I mentioned in a recent blog post that there are good publishers and there are bad publishers, and that I would be talking about the difference. That’s what I want to look at today – the difference between a good publisher and a bad publisher.

In fact, there’s a lot to look at here, so I’m going to be breaking this down into parts and multiple posts.

Today, I want to talk about the first thing *I* look at when looking for a publisher to which I might submit.

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The very first thing I look at when selecting a publisher to submit my writing to is whether or not the publisher charges a fee for anything.

I will NEVER submit to a publisher that charges a fee, period, for any reason.

If you have to pay a publisher, then you are with a vanity press, period – whether it be co-op, POD, or self publishing.

I don’t want to self publish. If I did, I’d start my own publishing company and go directly with a printer, and not use a middle man publishing company. If I was broke and couldn’t afford to go with a printer directly, I’d go with a place like Lulu.com and publish, assuming I wanted to self publish.

I don’t though. I will never self publish a book unless/until I make it on the best seller’s list so much so that I become a household name and every says, “Have you read the latest Devon novel?”

When that happens, I might just consider opening my own publishing company and truly self publishing.

And since I don’t anticipate that happening any time soon (read: ever – but one can dream!), then chances are I will never self publish.

If the publishing company charges you a fee for anything, run away!

Real publishers don’t charge ‘reading fees’.

Real publishers don’t charge ‘editing fees’.

Real publishers don’t charge for your formatting or cover design.

Real publishers do NOT require you to purchase your own book unless you choose to purchase it, and then they usually offer an author’s discounted price.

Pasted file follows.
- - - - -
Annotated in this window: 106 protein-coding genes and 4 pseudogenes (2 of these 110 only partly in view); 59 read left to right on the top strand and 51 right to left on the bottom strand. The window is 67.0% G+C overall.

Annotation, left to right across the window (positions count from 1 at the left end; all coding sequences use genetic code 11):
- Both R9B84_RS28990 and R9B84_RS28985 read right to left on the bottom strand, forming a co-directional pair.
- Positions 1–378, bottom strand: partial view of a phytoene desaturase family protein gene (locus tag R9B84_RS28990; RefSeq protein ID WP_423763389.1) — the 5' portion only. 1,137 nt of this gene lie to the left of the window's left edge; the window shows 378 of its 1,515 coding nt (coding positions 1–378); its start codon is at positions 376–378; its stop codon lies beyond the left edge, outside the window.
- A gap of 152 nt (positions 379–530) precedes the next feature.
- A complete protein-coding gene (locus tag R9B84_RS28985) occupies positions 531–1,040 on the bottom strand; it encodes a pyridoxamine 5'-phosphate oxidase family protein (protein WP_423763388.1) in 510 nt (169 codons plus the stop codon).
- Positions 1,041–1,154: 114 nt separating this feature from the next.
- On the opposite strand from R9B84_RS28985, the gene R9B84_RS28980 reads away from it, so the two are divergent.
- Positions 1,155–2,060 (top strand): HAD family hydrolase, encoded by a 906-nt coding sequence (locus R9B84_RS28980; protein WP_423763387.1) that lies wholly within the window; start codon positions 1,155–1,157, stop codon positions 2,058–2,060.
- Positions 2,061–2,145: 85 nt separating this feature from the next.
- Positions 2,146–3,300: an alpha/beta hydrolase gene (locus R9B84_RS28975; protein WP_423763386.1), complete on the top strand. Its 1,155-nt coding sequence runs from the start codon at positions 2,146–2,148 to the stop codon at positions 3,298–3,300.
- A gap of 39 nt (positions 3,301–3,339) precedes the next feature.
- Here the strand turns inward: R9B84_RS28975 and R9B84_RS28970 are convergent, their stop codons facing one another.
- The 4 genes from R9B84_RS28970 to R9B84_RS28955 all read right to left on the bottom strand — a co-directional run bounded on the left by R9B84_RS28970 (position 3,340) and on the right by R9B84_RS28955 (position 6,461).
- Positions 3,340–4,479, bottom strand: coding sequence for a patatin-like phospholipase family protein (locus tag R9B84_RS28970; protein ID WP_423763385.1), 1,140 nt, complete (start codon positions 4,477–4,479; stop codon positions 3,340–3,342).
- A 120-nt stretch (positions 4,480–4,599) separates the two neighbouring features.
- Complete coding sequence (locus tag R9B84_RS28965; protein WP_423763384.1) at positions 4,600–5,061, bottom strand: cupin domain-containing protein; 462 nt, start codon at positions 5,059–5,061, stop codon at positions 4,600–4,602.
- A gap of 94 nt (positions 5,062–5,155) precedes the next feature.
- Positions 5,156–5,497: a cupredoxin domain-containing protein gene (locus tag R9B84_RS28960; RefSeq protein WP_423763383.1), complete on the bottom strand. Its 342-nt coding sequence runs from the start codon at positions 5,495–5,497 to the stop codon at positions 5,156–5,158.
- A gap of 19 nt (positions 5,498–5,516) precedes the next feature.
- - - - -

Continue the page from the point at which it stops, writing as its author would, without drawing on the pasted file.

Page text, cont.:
Real publishers may recommend that you get professional editing, but a real publisher will never recommend any specific editor to you. This is a conflict of interests, so be wary if a publisher tries to sell you an editing package or refer you to a specific editor in order to publish with them.

If the manuscript is worthy of being considered, the publisher will hire or use an in-house editor and edit your manuscript at no cost to you, the author.

If the manuscript is worthy of being considered, but has grammatical and mechanical errors, the publisher may ask you to get it professionally edited and resubmit – but they will not tell you who to edit with or recommend it or even promise you that they’ll publish it if you get it edited!

So that’s my first thing to look for in a publisher:

Good publisher – doesn’t charge the author anything to publish the book
Bad publisher – charge a fee or charges for services or requires a minimum purchase of books

Tomorrow, we’ll talk about advances and publishing companies, and then we’ll move on to other things to look for in a good publisher.

Keep writing!

Love and stuff,
Michy